On Dec. 1, the morning after the NFL awarded its 30th franchise to Jacksonville, the front-page headline of the city's Florida Times-Union screamed DO YOU BELIEVE IN MIRACLES? YES in type size usually reserved for men walking on the moon. A celebration at the Gator Bowl saw grown men and women weeping as the city welcomed principal owner Wayne Weaver (page 64).
All through this five-year expansion dog-and-pony show, Jacksonville had been an afterthought. It is the 54th-largest television market, even smaller than that of Albany-Schenectady-Troy, N.Y. On Oct. 26, after the NFL picked Charlotte as its 29th franchise, one influential owner handicapped the remaining contenders. The 30th team, he said, would probably be St. Louis. Baltimore was in the running, but it would fall short. Memphis had never been a realistic contender, and Jacksonville was just too small.
So what happened? Well, Baltimore fell victim to geography. Redskin owner Jack Kent Cooke is talking about building a 78,000-seat stadium, with 320 luxury boxes, midway between Washington and Baltimore, and the NFL thought that another team in the area would be overkill. As for St. Louis, it was hurt by flip-flops on ownership. By selecting Jacksonville the league acknowledged the boom in the Southeast. "It's a move for the next century," said Steeler owner Dan Rooney.
December 13, 1993
Jacksonville's climb to victory began in April with a visit led by the NFL's 34-year-old vice-president of operations, Roger Goodell. After escorting Goodell around the city and the Gator Bowl, Weaver asked him what Jacksonville could do to get a franchise. "Wayne," Goodell told him, "the stadium's not going to hack it."
The city was already planning a $49 million renovation of the Gator Bowl, but after his talk with Goodell, Weaver asked the city council to spend $121 million to all but rebuild the stadium from the foundation up. But the city fathers balked, and concluding that his franchise effort was doomed, Weaver began closing up shop. He refunded more than 1,000 deposits, at $750 apiece, from prospective club-seat owners. Then in August, after rancorous debate, the city council voted 14-4 for the major stadium rehab, and in 10 days the team found 10,314 club-seat buyers. Suddenly Jacksonville had momentum.
In the end the league voted less for a city than for a region. From 1990 to '92, every Southeastern state outpaced the overall U.S. population growth rate, and Jacksonville is the fourth-fastest-growing city in the country. The NFL is falling in line with other leagues; since 1987 the four major pro sports have added 14 expansion teams, and eight of them are in the Southeast.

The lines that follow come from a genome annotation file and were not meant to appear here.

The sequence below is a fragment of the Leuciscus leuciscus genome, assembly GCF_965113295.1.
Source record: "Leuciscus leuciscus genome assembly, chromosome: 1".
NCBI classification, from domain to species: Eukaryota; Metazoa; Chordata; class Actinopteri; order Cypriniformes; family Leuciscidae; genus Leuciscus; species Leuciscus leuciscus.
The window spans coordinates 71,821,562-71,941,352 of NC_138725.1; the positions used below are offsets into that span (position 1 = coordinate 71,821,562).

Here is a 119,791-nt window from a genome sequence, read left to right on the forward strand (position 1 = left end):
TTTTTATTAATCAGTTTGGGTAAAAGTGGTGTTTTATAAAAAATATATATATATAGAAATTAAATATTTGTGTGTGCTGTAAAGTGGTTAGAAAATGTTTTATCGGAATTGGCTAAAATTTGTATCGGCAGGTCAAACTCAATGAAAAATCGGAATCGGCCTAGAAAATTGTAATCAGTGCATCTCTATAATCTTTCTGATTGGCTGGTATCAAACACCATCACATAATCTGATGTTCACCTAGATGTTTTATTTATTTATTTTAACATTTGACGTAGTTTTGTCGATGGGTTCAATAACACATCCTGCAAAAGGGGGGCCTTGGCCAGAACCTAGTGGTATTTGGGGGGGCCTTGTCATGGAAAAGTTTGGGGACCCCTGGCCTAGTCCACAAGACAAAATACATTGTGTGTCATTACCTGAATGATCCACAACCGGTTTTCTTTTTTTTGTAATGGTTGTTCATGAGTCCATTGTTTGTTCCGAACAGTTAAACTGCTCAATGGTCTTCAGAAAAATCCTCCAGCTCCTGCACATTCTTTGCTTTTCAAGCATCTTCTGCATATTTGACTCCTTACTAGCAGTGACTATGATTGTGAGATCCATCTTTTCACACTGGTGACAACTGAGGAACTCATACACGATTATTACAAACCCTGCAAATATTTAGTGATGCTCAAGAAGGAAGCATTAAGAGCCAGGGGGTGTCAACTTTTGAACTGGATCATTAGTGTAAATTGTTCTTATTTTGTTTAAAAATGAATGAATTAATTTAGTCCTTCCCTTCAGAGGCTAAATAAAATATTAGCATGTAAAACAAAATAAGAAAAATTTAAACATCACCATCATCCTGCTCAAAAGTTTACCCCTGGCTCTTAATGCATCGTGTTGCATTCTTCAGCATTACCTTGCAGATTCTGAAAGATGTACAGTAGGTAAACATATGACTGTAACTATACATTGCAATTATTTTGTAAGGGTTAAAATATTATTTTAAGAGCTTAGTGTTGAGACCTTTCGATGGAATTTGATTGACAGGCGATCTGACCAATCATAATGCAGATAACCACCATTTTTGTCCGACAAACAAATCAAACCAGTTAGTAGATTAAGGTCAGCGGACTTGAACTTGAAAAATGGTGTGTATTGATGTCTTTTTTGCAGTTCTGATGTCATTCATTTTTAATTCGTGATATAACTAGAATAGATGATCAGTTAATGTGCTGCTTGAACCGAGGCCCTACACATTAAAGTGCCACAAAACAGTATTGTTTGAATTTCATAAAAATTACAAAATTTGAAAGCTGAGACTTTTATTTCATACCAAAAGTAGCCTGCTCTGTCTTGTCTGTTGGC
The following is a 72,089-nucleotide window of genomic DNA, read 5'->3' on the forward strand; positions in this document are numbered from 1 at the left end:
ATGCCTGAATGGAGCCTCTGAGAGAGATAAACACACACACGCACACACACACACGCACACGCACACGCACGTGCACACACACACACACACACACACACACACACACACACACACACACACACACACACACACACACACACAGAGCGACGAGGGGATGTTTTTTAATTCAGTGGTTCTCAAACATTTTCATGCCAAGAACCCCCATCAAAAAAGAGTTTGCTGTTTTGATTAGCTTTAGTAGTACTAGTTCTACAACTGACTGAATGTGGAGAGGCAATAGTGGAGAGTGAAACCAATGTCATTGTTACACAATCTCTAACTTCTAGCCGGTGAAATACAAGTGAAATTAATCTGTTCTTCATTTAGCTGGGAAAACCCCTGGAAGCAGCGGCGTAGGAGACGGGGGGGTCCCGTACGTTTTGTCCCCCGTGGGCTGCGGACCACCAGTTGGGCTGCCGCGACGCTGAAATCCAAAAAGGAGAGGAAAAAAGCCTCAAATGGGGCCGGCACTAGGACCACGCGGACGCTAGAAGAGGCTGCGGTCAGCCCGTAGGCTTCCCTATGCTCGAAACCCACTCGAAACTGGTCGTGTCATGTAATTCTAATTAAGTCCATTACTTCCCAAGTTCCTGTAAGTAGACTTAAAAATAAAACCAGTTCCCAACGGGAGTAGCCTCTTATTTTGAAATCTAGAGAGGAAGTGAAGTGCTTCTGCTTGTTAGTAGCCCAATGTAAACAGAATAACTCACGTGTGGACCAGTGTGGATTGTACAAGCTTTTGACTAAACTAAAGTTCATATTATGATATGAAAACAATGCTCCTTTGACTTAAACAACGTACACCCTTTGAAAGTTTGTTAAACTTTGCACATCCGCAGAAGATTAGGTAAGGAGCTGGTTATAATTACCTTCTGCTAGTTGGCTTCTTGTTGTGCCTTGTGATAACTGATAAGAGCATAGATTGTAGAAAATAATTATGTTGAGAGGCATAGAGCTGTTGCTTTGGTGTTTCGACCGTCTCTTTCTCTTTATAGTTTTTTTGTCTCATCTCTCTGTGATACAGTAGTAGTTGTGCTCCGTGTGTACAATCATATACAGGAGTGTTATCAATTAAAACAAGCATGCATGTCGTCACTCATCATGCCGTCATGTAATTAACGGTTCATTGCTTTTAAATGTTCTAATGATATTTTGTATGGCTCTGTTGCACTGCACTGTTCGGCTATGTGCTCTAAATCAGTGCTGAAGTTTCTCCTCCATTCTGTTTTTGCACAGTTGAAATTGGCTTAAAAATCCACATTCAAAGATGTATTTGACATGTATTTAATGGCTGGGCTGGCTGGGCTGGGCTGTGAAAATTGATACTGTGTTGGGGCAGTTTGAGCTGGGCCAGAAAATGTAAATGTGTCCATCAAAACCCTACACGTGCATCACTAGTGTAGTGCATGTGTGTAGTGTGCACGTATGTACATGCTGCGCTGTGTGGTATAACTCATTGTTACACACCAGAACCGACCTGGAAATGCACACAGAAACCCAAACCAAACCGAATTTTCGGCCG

Yet Baltimore and St. Louis may not be NFL-less for long. Four teams—the Rams, the Buccaneers, the Bengals and the Patriots—may be looking for new homes, and one or two of the losers in the expansion derby could soon be welcoming an established team. That may look like a pretty good consolation prize a few Novembers from now, when Jacksonville fans are trooping to the Gator Bowl to watch their hapless 1-8 Jaguars.
What does coach Bill Parcells do when he gets home from these Patriot games? Laugh? Blubber? Reach for the grain alcohol? Look at New England's last six games, all losses:
•Oct. 24, at Seattle: The Pats led 9-3 in the final minute. Seahawk quarterback Rick Mirer threw a touchdown pass with 25 seconds left. Seattle won 10-9.
•Oct. 31, at Indianapolis: The Colts' Dean Biasucci kicked a 37-yard field goal with 2:42 to go. Indy won 9-6.
•Nov. 7, at home: Leading Buffalo 10-0 entering the fourth quarter, the Pats allowed the Bills to tie the game with less than a minute remaining. Buffalo won 13-10 in overtime on a 30-yard Steve Christie field goal.
•Nov. 21, at Miami: The Dolphins scored 14 fourth-quarter points on two blown Patriot coverages to win 17-13.
•Nov. 28, at home: With the Pats trailing the Jets 6-0 in the final minute, quarterback Drew Bledsoe threw a strike to wideout Michael Timpson. As Timpson headed for the end zone, Jet safety Lonnie Young forced a fumble at the 10-yard line with a hard tackle. The Jets won 6-0.
On Sunday in Pittsburgh the Patriots faced fourth-and-a-foot for the winning touchdown with 17 seconds left. Bledsoe tried a sneak, diving for the end zone, stretching the ball out. Steeler linebacker Levon Kirkland hurled himself at Bledsoe. There was a collision. Bledsoe either missed the goal line by an inch or made it by an inch. One official looked at the other. "What did you see?" Bledsoe later said he heard an official ask. No arms went up. The Steelers won 17-14.